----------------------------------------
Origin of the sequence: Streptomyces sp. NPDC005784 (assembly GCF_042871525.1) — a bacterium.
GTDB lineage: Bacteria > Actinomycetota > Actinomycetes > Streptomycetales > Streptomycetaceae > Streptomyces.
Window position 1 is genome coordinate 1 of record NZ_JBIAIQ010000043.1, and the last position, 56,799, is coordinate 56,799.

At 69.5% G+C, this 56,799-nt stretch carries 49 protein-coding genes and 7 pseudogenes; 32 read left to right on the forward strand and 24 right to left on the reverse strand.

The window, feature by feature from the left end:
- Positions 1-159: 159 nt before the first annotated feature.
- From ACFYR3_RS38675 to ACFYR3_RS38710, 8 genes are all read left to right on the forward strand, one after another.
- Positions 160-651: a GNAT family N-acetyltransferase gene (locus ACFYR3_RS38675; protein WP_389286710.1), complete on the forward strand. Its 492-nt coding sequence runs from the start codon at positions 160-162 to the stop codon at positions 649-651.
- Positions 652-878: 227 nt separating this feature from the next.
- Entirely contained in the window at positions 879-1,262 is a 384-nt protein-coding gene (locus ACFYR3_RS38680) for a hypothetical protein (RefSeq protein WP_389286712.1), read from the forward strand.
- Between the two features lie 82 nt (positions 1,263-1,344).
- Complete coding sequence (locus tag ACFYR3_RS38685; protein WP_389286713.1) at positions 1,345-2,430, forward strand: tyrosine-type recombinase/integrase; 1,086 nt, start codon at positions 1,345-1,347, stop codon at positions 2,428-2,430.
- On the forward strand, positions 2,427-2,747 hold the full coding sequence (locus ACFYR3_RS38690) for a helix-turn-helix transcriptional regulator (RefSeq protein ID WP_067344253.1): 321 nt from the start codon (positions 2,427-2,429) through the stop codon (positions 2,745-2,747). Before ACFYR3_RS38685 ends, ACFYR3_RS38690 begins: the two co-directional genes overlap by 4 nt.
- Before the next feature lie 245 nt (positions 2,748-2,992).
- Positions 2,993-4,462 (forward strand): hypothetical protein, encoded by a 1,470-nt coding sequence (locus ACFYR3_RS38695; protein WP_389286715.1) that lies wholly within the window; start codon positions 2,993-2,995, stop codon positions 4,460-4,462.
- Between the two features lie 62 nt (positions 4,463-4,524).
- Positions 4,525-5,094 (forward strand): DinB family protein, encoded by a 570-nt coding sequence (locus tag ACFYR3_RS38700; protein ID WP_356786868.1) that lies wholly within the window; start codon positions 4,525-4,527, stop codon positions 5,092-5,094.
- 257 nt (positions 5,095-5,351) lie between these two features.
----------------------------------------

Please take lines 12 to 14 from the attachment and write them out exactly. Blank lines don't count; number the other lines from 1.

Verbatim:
- Complete coding sequence (locus tag ACFYR3_RS38685; protein WP_389286713.1) at positions 1,345-2,430, forward strand: tyrosine-type recombinase/integrase; 1,086 nt, start codon at positions 1,345-1,347, stop codon at positions 2,428-2,430.
- On the forward strand, positions 2,427-2,747 hold the full coding sequence (locus ACFYR3_RS38690) for a helix-turn-helix transcriptional regulator (RefSeq protein ID WP_067344253.1): 321 nt from the start codon (positions 2,427-2,429) through the stop codon (positions 2,745-2,747). Before ACFYR3_RS38685 ends, ACFYR3_RS38690 begins: the two co-directional genes overlap by 4 nt.
- Before the next feature lie 245 nt (positions 2,748-2,992).